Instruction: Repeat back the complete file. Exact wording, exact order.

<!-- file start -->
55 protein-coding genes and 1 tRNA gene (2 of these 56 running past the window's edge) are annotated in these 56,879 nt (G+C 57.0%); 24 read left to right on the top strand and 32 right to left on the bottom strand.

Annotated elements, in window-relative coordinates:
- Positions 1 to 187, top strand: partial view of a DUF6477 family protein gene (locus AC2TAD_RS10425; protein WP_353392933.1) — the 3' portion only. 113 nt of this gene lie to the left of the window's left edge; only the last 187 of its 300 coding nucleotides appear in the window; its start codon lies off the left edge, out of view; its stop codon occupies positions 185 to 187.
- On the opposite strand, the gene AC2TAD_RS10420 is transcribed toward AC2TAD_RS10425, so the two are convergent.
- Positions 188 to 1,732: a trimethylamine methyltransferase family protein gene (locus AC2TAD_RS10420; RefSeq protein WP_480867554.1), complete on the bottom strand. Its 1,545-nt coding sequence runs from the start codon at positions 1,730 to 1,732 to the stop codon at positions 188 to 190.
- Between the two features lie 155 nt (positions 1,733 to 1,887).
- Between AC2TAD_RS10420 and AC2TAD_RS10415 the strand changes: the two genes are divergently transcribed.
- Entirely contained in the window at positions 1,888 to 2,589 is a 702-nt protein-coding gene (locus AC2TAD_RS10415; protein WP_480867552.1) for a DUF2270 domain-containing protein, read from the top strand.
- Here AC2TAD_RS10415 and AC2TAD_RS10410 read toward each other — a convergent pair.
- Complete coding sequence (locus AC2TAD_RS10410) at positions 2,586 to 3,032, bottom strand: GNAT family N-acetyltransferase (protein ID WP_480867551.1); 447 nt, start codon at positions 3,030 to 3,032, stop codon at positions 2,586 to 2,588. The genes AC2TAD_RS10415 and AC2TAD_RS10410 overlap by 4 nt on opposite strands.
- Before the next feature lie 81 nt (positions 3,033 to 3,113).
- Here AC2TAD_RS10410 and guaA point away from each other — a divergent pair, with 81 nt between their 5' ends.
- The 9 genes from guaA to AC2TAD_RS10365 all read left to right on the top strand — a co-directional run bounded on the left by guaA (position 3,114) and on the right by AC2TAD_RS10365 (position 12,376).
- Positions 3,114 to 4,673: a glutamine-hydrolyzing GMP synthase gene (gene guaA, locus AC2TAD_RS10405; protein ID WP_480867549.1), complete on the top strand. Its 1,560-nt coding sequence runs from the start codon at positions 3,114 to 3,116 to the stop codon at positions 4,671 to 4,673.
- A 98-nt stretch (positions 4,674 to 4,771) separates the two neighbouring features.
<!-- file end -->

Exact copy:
55 protein-coding genes and 1 tRNA gene (2 of these 56 running past the window's edge) are annotated in these 56,879 nt (G+C 57.0%); 24 read left to right on the top strand and 32 right to left on the bottom strand.

Annotated elements, in window-relative coordinates:
- Positions 1 to 187, top strand: partial view of a DUF6477 family protein gene (locus AC2TAD_RS10425; protein WP_353392933.1) — the 3' portion only. 113 nt of this gene lie to the left of the window's left edge; only the last 187 of its 300 coding nucleotides appear in the window; its start codon lies off the left edge, out of view; its stop codon occupies positions 185 to 187.
- On the opposite strand, the gene AC2TAD_RS10420 is transcribed toward AC2TAD_RS10425, so the two are convergent.
- Positions 188 to 1,732: a trimethylamine methyltransferase family protein gene (locus AC2TAD_RS10420; RefSeq protein WP_480867554.1), complete on the bottom strand. Its 1,545-nt coding sequence runs from the start codon at positions 1,730 to 1,732 to the stop codon at positions 188 to 190.
- Between the two features lie 155 nt (positions 1,733 to 1,887).
- Between AC2TAD_RS10420 and AC2TAD_RS10415 the strand changes: the two genes are divergently transcribed.
- Entirely contained in the window at positions 1,888 to 2,589 is a 702-nt protein-coding gene (locus AC2TAD_RS10415; protein WP_480867552.1) for a DUF2270 domain-containing protein, read from the top strand.
- Here AC2TAD_RS10415 and AC2TAD_RS10410 read toward each other — a convergent pair.
- Complete coding sequence (locus AC2TAD_RS10410) at positions 2,586 to 3,032, bottom strand: GNAT family N-acetyltransferase (protein ID WP_480867551.1); 447 nt, start codon at positions 3,030 to 3,032, stop codon at positions 2,586 to 2,588. The genes AC2TAD_RS10415 and AC2TAD_RS10410 overlap by 4 nt on opposite strands.
- Before the next feature lie 81 nt (positions 3,033 to 3,113).
- Here AC2TAD_RS10410 and guaA point away from each other — a divergent pair, with 81 nt between their 5' ends.
- The 9 genes from guaA to AC2TAD_RS10365 all read left to right on the top strand — a co-directional run bounded on the left by guaA (position 3,114) and on the right by AC2TAD_RS10365 (position 12,376).
- Positions 3,114 to 4,673: a glutamine-hydrolyzing GMP synthase gene (gene guaA, locus AC2TAD_RS10405; protein ID WP_480867549.1), complete on the top strand. Its 1,560-nt coding sequence runs from the start codon at positions 3,114 to 3,116 to the stop codon at positions 4,671 to 4,673.
- A 98-nt stretch (positions 4,674 to 4,771) separates the two neighbouring features.